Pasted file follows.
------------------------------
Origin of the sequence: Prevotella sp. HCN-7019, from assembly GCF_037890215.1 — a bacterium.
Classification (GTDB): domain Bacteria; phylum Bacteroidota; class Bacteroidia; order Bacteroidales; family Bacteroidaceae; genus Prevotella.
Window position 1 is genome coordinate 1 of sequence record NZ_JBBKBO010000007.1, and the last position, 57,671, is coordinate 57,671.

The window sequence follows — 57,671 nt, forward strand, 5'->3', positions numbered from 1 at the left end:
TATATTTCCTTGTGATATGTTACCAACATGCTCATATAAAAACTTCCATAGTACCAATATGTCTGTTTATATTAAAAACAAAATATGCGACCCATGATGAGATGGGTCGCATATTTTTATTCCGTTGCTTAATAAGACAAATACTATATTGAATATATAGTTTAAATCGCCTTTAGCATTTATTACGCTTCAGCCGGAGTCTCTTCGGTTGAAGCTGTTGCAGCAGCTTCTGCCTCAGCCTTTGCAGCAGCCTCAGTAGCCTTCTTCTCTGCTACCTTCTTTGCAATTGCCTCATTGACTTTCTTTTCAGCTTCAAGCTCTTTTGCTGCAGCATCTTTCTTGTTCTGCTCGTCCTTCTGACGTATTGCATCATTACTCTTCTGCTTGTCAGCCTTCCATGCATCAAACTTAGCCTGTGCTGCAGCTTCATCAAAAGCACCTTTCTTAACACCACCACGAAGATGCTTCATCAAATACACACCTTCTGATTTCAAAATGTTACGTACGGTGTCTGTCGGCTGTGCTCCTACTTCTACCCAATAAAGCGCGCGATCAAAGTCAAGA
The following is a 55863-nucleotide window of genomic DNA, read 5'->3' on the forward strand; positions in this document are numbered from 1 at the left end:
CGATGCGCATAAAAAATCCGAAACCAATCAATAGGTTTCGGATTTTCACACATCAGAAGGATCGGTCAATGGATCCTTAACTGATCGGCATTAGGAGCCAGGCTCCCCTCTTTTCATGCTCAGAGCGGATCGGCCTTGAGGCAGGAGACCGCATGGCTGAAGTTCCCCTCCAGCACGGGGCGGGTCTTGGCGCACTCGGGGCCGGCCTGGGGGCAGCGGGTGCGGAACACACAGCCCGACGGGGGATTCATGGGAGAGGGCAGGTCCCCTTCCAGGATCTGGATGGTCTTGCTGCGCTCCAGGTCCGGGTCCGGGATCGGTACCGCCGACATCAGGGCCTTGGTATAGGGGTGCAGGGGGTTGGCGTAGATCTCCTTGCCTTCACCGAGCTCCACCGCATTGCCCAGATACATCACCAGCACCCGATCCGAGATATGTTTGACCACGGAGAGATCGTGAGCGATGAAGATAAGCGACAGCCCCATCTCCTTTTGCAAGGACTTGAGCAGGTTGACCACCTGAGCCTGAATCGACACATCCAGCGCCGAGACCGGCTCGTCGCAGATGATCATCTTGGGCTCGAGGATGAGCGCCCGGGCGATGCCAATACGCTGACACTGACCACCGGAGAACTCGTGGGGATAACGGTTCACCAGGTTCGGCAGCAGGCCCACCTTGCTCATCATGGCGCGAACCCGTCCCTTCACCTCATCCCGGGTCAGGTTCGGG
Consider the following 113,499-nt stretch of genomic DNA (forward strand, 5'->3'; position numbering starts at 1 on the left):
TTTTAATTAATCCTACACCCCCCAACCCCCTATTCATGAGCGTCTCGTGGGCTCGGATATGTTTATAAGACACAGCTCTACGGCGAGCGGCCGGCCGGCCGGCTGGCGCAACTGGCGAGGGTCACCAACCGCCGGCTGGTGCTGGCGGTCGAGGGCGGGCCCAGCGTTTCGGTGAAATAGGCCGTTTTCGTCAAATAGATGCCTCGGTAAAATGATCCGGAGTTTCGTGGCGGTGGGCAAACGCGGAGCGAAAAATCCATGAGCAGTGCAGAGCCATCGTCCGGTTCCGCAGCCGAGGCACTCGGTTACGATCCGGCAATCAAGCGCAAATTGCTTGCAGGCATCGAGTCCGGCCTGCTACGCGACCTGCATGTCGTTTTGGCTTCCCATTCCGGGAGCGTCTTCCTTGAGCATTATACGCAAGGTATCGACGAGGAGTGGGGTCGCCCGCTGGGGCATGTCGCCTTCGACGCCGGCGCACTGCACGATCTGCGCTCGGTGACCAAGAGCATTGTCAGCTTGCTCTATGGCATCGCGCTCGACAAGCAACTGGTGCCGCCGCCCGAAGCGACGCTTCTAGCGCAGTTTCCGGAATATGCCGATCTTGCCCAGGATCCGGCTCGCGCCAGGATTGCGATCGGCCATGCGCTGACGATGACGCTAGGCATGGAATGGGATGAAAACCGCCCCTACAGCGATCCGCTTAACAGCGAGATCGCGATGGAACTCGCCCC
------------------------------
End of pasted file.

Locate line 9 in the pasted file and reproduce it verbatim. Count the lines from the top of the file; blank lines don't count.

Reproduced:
TTTTAATTAATCCTACACCCCCCAACCCCCTATTCATGAGCGTCTCGTGGGCTCGGATATGTTTATAAGACACAGCTCTACGGCGAGCGGCCGGCCGGCCGGCTGGCGCAACTGGCGAGGGTCACCAACCGCCGGCTGGTGCTGGCGGTCGAGGGCGGGCCCAGCGTTTCGGTGAAATAGGCCGTTTTCGTCAAATAGATGCCTCGGTAAAATGATCCGGAGTTTCGTGGCGGTGGGCAAACGCGGAGCGAAAAATCCATGAGCAGTGCAGAGCCATCGTCCGGTTCCGCAGCCGAGGCACTCGGTTACGATCCGGCAATCAAGCGCAAATTGCTTGCAGGCATCGAGTCCGGCCTGCTACGCGACCTGCATGTCGTTTTGGCTTCCCATTCCGGGAGCGTCTTCCTTGAGCATTATACGCAAGGTATCGACGAGGAGTGGGGTCGCCCGCTGGGGCATGTCGCCTTCGACGCCGGCGCACTGCACGATCTGCGCTCGGTGACCAAGAGCATTGTCAGCTTGCTCTATGGCATCGCGCTCGACAAGCAACTGGTGCCGCCGCCCGAAGCGACGCTTCTAGCGCAGTTTCCGGAATATGCCGATCTTGCCCAGGATCCGGCTCGCGCCAGGATTGCGATCGGCCATGCGCTGACGATGACGCTAGGCATGGAATGGGATGAAAACCGCCCCTACAGCGATCCGCTTAACAGCGAGATCGCGATGGAACTCGCCCC